That was hot. And hilly. Not the big climbs I train for, but a never-ended slow grind of smaller hills that wear you down again and again and again.
|Repeat offender for the cutest finisher award.|
I ran the marathon portion of the Vineman 140.6 triathlon as part of a relay team, and it was hot. I went out at my target pace, about 8:30 mpm, which would normally be sustainable. I quickly realized it wasn’t, and near mile four, I decided that it would no longer a race for time, but a challenge to make a consistent effort with a strong finish.
The course is a triple out-and-back on a grid of rural roads emanating from Windsor high school. The start was surprisingly fun, because while you can predict a swimmer’s time to within 10 minutes, a cyclists time can be off by an hour or more, either way. So I warmed up to be ready to go an hour before his earliest expected time, and then hurried up and waited. In the hot sun in the middle of the afternoon.
I had woken up early to watch the swim and the swim-to-bike transition. This race is so damn long that I then went about my day, having lunch, playing with the kid, etc, etc, until it was time to get out the door a second time.
Back to mile 4. I flipped my GPS watch to the heart rate display and decided to ignore everything else and focus on maintaining a HR zone, since it’s one thing that doesn’t lie about how hard you’re working. It’s very easy for me to go too fast in heat and to quickly overheat/get sick/get tired/crash and burn/wait/hope/recover/etc/etc. Like the middle portion of Lake Sonoma this spring. I found myself running about 75% of the time and speed walking about 25% of the time to keep things under control, and I went with an ice bandana on the neck, which worked amazingly well at keeping me cool.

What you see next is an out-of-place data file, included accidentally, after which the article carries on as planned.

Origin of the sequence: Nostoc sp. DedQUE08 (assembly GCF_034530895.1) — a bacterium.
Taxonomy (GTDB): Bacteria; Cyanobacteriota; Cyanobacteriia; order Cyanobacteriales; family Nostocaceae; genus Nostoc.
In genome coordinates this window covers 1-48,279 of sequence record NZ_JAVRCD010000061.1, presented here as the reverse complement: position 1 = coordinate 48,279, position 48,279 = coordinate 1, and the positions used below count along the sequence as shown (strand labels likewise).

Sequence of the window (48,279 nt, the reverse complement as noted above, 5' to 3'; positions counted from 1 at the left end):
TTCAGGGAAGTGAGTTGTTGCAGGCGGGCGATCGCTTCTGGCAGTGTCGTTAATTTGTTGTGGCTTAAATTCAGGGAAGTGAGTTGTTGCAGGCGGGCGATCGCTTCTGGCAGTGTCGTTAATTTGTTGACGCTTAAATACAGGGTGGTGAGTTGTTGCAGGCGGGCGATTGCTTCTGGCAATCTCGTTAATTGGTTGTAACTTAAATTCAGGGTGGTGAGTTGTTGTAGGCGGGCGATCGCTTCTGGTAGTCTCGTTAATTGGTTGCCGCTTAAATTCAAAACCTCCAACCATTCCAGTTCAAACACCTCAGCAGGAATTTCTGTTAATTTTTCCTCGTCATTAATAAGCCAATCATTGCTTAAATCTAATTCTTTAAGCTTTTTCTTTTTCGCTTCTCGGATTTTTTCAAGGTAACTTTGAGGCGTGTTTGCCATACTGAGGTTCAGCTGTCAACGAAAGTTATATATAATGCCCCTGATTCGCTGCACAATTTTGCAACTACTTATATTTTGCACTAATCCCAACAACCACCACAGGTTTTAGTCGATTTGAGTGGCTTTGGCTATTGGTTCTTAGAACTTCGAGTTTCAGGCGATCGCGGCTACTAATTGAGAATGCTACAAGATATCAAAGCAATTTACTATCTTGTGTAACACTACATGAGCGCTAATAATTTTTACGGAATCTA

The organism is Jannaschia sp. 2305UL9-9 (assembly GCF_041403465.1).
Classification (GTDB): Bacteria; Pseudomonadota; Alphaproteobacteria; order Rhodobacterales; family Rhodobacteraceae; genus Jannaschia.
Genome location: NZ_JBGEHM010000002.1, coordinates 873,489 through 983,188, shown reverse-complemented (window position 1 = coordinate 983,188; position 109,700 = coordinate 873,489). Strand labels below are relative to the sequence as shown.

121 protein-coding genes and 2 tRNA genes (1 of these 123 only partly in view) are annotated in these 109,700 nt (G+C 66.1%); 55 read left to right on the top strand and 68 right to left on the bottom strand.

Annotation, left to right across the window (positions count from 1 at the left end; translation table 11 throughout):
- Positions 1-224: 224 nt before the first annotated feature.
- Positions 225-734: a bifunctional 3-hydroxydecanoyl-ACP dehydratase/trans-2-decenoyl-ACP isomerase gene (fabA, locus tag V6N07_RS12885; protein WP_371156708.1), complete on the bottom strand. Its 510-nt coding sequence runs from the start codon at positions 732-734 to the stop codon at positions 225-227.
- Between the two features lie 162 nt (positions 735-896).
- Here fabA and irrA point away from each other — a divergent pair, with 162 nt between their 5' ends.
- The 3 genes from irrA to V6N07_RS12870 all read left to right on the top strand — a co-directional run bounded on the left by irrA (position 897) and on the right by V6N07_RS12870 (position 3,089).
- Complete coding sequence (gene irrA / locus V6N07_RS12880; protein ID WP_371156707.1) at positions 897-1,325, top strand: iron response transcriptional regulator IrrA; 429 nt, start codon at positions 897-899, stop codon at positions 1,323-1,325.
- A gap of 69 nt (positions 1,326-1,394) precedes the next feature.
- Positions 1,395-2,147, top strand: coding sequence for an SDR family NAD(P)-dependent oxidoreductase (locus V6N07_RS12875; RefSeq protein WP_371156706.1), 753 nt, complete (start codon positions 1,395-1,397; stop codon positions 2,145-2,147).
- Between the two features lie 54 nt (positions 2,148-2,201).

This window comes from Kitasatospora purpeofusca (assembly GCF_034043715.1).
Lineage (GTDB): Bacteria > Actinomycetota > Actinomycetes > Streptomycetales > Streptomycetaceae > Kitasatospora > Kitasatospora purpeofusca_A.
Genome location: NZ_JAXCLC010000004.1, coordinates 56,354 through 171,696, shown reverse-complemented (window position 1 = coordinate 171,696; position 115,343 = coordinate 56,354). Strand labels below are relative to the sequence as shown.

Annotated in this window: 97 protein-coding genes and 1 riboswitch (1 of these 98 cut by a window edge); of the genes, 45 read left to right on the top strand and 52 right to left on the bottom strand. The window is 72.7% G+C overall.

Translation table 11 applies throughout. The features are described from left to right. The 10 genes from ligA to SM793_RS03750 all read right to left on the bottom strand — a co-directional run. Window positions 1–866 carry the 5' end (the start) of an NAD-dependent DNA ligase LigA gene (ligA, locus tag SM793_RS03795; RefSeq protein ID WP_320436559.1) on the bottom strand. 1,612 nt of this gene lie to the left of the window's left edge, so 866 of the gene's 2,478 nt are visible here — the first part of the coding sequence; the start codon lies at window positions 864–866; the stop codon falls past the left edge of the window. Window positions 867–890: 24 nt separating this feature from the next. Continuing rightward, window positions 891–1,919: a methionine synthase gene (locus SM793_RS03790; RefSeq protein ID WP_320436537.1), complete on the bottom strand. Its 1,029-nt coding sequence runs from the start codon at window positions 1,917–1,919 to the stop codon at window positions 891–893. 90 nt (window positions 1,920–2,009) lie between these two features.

While the race was hot, it had this weird mix of dry rural farm road and pretty wine country vistas in the distance. Most everyone was slogging. Granted, I hadn’t biked over 100 miles, unlike a lot of the field. At mile 22, SS passed by on the way out as I was headed in, wrapping up his full 140.6.
At mile 22 I let my target HR creep up one beat per mile and let it go completely in the last half mile, speeding up whenever I passed some landmark that I was deciding on the fly. RR and RN joined in as I came in to the finish, and we ended up second in our relay division at 12:50 overall. I ran 4:53ish, which I did’t even bother to check until two days later, since I was quite happy with how I executed this race and how well the finish went. Even being a 140.6, I was surprised at how few sub-4-hour finishers there were.
|The front of a 2.4 mile swim is eerily quiet.|
Things done well:
- Ice bandana
- Using a target heart rate to maintain pace
- Strict management of pace increases toward the end let me finish strong, and feeling rather well over the next few days, considering I ran an ultra and a marathon in a week.
Things to improve:
- Walk into hot races with an ice/HR management plan right from the beginning. I had to learn this stuff as I went, but fortunately, I found a comfortable place pretty quickly.
- Heat training?
- Put a jacket in the finish line bag, even it's in the 80s during the race.